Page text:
Free Center for Children with Autism Launched in Indonesia

Jakarta, Indonesia – Indonesian Autism Awareness Society in cooperation with the Jakarta administration has opened the city’s first free autism center.

The center was opened a year after Governor Joko Widodo declared Jakarta to be “autism-friendly”. The center will provide care for children with autism and especially those from low income families. Autism Daily Newscast reported on the story back in March which you can read here.

The Jakarta Post reports that Deputy Governor Basuki “Ahok” Tjahaja Purnama said during the opening ceremony that:

“If the children come from wealthy families, there is no problem as their parents have easy access to all kinds of treatment and education. However, children with autism from poorer families have very limited choices,”

Ahok also said the city would provide training programs for medical officers in community health centers (Puskesmas) to have a better understanding about autism.

“We will be focusing the distribution of our grants and social aid on organizations that have dedicated many years to such humane endeavors,”

Mpati chairwoman Gayatri Pamoedji said the autism center will be able to provide free diagnoses for autistic children as well as free training to their parents.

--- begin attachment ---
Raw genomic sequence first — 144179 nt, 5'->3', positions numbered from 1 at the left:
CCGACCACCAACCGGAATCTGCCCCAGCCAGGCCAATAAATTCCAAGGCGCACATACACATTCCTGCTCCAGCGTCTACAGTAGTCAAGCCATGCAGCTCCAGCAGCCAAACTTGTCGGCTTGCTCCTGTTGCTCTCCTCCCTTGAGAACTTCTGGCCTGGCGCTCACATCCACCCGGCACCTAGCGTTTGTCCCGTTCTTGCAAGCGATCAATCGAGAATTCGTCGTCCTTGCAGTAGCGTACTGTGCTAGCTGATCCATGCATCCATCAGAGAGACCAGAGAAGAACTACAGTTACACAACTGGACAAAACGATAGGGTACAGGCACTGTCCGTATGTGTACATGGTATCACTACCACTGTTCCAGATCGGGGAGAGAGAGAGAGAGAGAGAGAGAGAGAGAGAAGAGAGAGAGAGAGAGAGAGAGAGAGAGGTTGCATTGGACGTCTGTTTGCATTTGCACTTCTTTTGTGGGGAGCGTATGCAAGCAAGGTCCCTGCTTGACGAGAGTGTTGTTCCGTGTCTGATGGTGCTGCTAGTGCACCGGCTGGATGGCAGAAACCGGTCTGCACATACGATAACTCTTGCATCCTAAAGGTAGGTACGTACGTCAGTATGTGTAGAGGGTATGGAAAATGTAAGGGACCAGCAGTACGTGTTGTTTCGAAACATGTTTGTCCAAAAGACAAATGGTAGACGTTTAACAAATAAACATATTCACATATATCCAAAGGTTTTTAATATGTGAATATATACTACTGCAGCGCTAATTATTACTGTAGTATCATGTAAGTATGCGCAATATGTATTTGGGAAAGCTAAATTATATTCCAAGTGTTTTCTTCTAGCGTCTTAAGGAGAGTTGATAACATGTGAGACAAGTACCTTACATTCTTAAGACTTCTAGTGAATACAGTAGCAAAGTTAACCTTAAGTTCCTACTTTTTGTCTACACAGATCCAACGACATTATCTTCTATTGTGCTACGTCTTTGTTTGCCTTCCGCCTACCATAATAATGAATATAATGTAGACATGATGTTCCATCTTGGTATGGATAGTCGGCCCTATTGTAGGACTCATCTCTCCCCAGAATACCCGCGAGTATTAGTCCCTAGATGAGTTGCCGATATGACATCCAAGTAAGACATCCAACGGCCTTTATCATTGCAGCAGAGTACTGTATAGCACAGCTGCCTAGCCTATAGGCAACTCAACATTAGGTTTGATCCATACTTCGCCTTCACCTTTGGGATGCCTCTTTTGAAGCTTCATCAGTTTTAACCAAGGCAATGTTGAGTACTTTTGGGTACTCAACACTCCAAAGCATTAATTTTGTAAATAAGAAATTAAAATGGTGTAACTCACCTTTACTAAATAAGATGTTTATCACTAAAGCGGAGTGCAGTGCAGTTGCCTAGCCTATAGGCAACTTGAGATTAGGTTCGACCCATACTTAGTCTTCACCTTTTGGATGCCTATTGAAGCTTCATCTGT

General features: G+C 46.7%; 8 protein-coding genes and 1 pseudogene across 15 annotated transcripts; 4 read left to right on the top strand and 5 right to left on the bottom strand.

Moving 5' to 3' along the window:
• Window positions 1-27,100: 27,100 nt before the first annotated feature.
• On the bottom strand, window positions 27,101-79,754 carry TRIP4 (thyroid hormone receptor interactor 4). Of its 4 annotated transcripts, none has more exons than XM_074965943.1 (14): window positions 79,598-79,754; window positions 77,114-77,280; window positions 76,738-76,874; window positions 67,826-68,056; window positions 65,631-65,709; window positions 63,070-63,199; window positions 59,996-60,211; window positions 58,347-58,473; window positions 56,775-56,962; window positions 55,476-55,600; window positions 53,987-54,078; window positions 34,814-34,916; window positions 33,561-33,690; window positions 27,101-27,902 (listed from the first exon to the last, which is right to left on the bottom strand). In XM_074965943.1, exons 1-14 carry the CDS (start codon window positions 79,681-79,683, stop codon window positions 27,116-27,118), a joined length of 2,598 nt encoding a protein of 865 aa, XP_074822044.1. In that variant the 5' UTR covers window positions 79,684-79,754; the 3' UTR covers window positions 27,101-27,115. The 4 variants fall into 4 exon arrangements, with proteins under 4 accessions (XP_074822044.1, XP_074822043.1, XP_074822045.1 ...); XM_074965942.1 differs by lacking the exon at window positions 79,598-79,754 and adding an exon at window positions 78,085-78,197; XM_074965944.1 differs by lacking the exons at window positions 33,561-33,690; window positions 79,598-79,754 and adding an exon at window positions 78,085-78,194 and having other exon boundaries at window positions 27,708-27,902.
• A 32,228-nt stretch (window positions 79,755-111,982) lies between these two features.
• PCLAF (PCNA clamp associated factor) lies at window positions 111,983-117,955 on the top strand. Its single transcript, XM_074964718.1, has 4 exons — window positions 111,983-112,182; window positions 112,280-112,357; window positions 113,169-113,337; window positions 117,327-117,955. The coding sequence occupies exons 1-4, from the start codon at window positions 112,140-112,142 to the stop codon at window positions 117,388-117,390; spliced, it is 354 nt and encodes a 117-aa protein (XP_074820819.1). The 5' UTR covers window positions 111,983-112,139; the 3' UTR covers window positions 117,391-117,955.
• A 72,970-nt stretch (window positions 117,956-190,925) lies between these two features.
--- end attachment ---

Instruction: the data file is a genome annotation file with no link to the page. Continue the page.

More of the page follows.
“The center is prioritized for autistic children from low-income families,”

The training program focuses on teaching children the basic skills needed for everyday life such as taking showers, eating and drinking. It is all based upon the child learning to become independent as possible.

Underprivileged parents who have children with autism or suspected autism are being encouraged to contact the center.

Gayatri Pamoedji said:

“The diagnoses will be held every first and third Wednesday while the free training will be every second and fourth Wednesday,”

The Jakarta Post reports that Indonesia has no reliable data on autism cases. Yayasan Autisme Indonesia estimated the number of people with autism at one per 500 children in 2000, an increase from one per 5,000 children in the previous 10 years.

The original article by Corry Elyda on the Jakarta Post website can be read here